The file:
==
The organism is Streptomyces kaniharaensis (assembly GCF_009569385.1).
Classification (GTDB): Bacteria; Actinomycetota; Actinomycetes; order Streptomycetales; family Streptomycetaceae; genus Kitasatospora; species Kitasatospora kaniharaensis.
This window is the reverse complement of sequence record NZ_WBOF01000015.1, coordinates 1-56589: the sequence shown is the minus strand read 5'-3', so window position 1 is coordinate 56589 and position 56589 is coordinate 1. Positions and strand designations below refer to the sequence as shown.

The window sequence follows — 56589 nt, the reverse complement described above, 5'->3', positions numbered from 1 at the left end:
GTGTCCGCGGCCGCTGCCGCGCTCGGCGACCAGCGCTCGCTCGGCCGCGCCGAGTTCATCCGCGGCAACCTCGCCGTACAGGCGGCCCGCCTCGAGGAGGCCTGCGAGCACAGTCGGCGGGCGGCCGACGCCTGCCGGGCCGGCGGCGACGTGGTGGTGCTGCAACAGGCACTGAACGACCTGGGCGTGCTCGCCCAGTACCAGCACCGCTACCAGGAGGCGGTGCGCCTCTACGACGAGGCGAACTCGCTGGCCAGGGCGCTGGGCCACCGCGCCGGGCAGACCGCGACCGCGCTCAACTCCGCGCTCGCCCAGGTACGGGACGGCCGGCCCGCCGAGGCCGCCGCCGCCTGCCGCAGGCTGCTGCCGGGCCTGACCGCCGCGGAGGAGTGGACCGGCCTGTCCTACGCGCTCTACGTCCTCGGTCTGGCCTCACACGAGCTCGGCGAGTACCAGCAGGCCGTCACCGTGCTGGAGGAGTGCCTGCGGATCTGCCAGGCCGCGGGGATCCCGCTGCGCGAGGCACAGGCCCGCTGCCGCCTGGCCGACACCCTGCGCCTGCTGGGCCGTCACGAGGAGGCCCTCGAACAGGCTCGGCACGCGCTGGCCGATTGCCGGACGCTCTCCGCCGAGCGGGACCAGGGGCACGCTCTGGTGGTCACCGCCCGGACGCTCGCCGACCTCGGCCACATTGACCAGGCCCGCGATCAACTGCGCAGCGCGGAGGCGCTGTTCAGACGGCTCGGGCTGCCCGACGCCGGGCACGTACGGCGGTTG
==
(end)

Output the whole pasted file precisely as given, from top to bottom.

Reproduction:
The organism is Streptomyces kaniharaensis (assembly GCF_009569385.1).
Classification (GTDB): Bacteria; Actinomycetota; Actinomycetes; order Streptomycetales; family Streptomycetaceae; genus Kitasatospora; species Kitasatospora kaniharaensis.
This window is the reverse complement of sequence record NZ_WBOF01000015.1, coordinates 1-56589: the sequence shown is the minus strand read 5'-3', so window position 1 is coordinate 56589 and position 56589 is coordinate 1. Positions and strand designations below refer to the sequence as shown.

The window sequence follows — 56589 nt, the reverse complement described above, 5'->3', positions numbered from 1 at the left end:
GTGTCCGCGGCCGCTGCCGCGCTCGGCGACCAGCGCTCGCTCGGCCGCGCCGAGTTCATCCGCGGCAACCTCGCCGTACAGGCGGCCCGCCTCGAGGAGGCCTGCGAGCACAGTCGGCGGGCGGCCGACGCCTGCCGGGCCGGCGGCGACGTGGTGGTGCTGCAACAGGCACTGAACGACCTGGGCGTGCTCGCCCAGTACCAGCACCGCTACCAGGAGGCGGTGCGCCTCTACGACGAGGCGAACTCGCTGGCCAGGGCGCTGGGCCACCGCGCCGGGCAGACCGCGACCGCGCTCAACTCCGCGCTCGCCCAGGTACGGGACGGCCGGCCCGCCGAGGCCGCCGCCGCCTGCCGCAGGCTGCTGCCGGGCCTGACCGCCGCGGAGGAGTGGACCGGCCTGTCCTACGCGCTCTACGTCCTCGGTCTGGCCTCACACGAGCTCGGCGAGTACCAGCAGGCCGTCACCGTGCTGGAGGAGTGCCTGCGGATCTGCCAGGCCGCGGGGATCCCGCTGCGCGAGGCACAGGCCCGCTGCCGCCTGGCCGACACCCTGCGCCTGCTGGGCCGTCACGAGGAGGCCCTCGAACAGGCTCGGCACGCGCTGGCCGATTGCCGGACGCTCTCCGCCGAGCGGGACCAGGGGCACGCTCTGGTGGTCACCGCCCGGACGCTCGCCGACCTCGGCCACATTGACCAGGCCCGCGATCAACTGCGCAGCGCGGAGGCGCTGTTCAGACGGCTCGGGCTGCCCGACGCCGGGCACGTACGGCGGTTG